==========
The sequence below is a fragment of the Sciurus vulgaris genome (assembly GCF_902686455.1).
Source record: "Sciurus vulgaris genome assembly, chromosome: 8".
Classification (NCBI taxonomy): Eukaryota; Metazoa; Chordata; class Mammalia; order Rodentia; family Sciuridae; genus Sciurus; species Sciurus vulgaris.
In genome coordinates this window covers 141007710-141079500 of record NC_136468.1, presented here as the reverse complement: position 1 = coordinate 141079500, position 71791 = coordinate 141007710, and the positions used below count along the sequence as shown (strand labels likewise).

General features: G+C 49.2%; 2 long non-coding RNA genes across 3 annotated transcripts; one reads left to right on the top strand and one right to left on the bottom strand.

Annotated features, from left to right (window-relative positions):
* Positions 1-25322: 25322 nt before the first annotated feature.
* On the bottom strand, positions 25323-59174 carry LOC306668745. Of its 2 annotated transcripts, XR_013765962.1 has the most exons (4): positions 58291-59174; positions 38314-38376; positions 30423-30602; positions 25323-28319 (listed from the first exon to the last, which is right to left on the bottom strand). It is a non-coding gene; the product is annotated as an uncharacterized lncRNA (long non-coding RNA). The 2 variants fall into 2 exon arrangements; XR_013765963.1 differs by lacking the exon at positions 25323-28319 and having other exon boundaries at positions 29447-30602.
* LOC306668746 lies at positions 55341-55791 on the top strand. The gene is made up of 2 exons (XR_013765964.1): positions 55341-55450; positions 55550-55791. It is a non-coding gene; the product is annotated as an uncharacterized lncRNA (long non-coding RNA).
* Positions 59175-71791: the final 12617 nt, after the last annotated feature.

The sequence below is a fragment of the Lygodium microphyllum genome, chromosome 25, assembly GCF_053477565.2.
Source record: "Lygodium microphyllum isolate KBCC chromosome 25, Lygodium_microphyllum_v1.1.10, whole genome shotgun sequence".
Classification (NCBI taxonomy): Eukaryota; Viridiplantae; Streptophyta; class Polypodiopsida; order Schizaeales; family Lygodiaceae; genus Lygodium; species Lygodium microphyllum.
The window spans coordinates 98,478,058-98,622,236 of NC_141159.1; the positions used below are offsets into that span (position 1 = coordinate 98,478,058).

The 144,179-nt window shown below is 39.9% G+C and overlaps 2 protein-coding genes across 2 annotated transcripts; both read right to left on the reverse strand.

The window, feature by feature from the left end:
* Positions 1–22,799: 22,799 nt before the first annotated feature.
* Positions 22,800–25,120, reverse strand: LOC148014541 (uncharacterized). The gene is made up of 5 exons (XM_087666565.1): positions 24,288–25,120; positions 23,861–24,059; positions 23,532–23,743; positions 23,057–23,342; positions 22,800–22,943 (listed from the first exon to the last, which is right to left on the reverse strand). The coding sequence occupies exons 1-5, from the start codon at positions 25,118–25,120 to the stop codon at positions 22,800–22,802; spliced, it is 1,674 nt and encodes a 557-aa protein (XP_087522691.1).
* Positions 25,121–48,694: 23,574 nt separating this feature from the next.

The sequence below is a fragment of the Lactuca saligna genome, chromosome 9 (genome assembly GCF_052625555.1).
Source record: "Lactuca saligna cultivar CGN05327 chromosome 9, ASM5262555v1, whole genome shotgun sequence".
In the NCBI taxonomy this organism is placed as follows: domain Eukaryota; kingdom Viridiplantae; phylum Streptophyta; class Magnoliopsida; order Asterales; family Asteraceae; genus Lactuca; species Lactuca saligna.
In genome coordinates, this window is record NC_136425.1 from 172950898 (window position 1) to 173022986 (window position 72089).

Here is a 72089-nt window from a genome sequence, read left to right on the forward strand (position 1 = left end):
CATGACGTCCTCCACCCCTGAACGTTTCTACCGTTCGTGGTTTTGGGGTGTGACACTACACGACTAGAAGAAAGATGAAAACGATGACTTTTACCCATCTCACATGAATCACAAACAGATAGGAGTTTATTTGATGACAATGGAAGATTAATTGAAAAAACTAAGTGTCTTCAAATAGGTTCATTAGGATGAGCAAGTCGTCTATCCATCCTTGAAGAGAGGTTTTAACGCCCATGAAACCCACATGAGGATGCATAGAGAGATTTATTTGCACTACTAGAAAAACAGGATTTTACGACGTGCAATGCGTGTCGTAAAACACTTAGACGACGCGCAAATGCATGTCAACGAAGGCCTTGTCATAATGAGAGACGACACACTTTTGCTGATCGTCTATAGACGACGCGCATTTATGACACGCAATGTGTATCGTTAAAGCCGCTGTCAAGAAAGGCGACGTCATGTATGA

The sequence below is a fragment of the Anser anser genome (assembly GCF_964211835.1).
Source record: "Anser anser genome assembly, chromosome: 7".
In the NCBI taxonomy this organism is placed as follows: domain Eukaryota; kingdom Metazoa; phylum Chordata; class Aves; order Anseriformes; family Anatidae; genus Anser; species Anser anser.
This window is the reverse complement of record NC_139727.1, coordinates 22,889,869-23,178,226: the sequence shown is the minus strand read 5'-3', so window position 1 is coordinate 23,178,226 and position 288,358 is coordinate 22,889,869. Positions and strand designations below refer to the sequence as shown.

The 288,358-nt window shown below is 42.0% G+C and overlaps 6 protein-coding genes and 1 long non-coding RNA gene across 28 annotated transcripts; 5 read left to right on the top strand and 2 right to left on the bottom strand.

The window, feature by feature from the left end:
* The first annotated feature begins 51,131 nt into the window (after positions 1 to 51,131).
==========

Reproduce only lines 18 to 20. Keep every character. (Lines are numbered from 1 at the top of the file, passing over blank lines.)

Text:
* Positions 22,800–25,120, reverse strand: LOC148014541 (uncharacterized). The gene is made up of 5 exons (XM_087666565.1): positions 24,288–25,120; positions 23,861–24,059; positions 23,532–23,743; positions 23,057–23,342; positions 22,800–22,943 (listed from the first exon to the last, which is right to left on the reverse strand). The coding sequence occupies exons 1-5, from the start codon at positions 25,118–25,120 to the stop codon at positions 22,800–22,802; spliced, it is 1,674 nt and encodes a 557-aa protein (XP_087522691.1).
* Positions 25,121–48,694: 23,574 nt separating this feature from the next.

The sequence below is a fragment of the Lactuca saligna genome, chromosome 9 (genome assembly GCF_052625555.1).